Semifinite and purely infinite von Neumann algebras, C*-algebras of real rank zero, K-theory of C*-algebras, classical and Ko-valued Fredholm Index, structure of multiplier algebras, homotopy of the unitary group of C*-algebras, groups and quantum group actions on C*-algebras, spectra, invariant derivations, cross products, Kadison-Singer extension problem, ideals, traces and commutators on Hilbert spaces, arithmetic means and majorization theory, wavelets and frames.
- Herb Halpern: von Neumann algebras
- Victor Kaftal: operator algebras, operator theory
- Costel Peligrad: operator algebras
- Gary Weiss: operator algebras, operator theory, harmonic analysis
- Shuang Zhang: operator theory K-theory, homotopy theory, Fredholm index theory
A primary area of focus for the modern analysis group is Geometric Analysis. This area includes research in geometric function theory on Riemann surfaces, quasiconformal mappings in R^n and in metric spaces, geometry of domains in metric spaces and connections to Gromov hyperbolicity, analysis and potential theory on metric spaces, geometric measure theory, and generalization of Riemannian and conformal structures, as well as hyperbolic and quasihyperbolic geometry.
The group's research has been funded by the National Science Foundation. The group holds regular weekly research seminars.
- David Herron: geometric function theory, quasi-conformal mappings, hyperbolic geometry, potential theory
- Andrew Lorent: geometric measure theory, calculus of variations
- Nages Shanmugalingam: analysis on metric spaces, potential theory, geometric function theory
- Leonid Slavin: Euclidean harmonic analysis; quasi-conformal mappings
- Gareth Speight: geometric measure theory, analysis on metric spaces, sub-Riemannian geometry
Faculty members in Geometric Analysis have collaborations with:
- Helsinki University of Technology, Finland
- University of Jyväskylä, Finland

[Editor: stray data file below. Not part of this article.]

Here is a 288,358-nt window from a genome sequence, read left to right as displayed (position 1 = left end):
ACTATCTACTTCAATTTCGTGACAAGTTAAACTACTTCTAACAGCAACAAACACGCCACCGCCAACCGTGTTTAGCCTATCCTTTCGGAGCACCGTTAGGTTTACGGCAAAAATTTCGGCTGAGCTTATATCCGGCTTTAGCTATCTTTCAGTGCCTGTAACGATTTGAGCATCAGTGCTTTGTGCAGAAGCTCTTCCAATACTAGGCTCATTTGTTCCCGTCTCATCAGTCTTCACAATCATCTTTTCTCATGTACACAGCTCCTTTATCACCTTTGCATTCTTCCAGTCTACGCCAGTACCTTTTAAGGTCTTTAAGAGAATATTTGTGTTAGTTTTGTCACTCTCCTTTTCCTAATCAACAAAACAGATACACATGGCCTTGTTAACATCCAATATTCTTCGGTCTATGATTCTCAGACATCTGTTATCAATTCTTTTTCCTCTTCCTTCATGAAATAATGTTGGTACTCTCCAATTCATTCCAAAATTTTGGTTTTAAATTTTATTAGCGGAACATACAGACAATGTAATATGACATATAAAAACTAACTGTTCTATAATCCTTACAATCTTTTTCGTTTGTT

- Universidad Complutense de Madrid, Spain
- University of Ferrara, Italy
- University of Cambridge, England
- Steklov Mathematical Institute, Russia
- St. Petersburg State University, Russia
Partial Differential Equations
Research interests in the PDE group include: elliptic, parabolic and hyperbolic equations and coupled systems; boundary value problems for nonlinear equations and systems; control theory and optimization; nonlinear dispersive and traveling waves; obstacle problems; harmonic and geometric analysis. Methods involve: bifurcations; fixed point indices; semigroups; upper-lower solutions; radial symmetry and many others. Applications concern: biological and ecological models; diffusion-reactions; computational finance; fluid and plasma dynamics; fission reactor dynamics; water and electromagnetic waves etc. The group is very active in current publications. In the past, members of the group had been supported by National Science Foundation, Department of Energy and Air Force. A. Leung and S. Stojanovic have written reference books in their specialties. P. Korman and B. Zhang are editors of several research journals.
- Michael Goldberg: dispersive equations and harmonic analysis
- Phil Korman: elliptic partial differential equations
- Srdjan Stojanovic: computational finance and nonlinear partial differential equations
- Bing-Yu Zhang: control theory, non-linear waves, harmonic analysis
- Robert Buckingham: nonlinear wave equations
Dynamical Systems & Ordinary Differential Equations
Dynamical systems is the study of processes that evolve in time; it includes "chaos theory," Newtonian mechanics, and the modern theory of ordinary differential equations (ODEs). The Mathematical Sciences Department at UC has a long history of excellence in dynamical systems, particularly in the areas of celestial mechanics and bifurcation theory. Present areas of research include: celestial mechanics, smooth foliations, bifurcations, averaging methods for ODEs, Hamiltonian mechanics, fixed point theory, applications of ODE techniques to PDEs and vice-versa, and global invariants and integrability of ODEs.
UC's dynamics group is also involved in a number of collaborative projects in other disciplines and with researchers at other institutions. These range from problems of control and optimization (UC College of Engineering and Georgia Tech), to computer-assisted computation (UC College of Engineering and Univ. of Pamplona, Spain), beam stability in particle accelerators (Univ. of New Mexico, Cornell Univ. and DESY-Hamburg), and problems in the kinetic theory of multi-particle systems (Univ. of Paris).
- Phil Korman: differential equations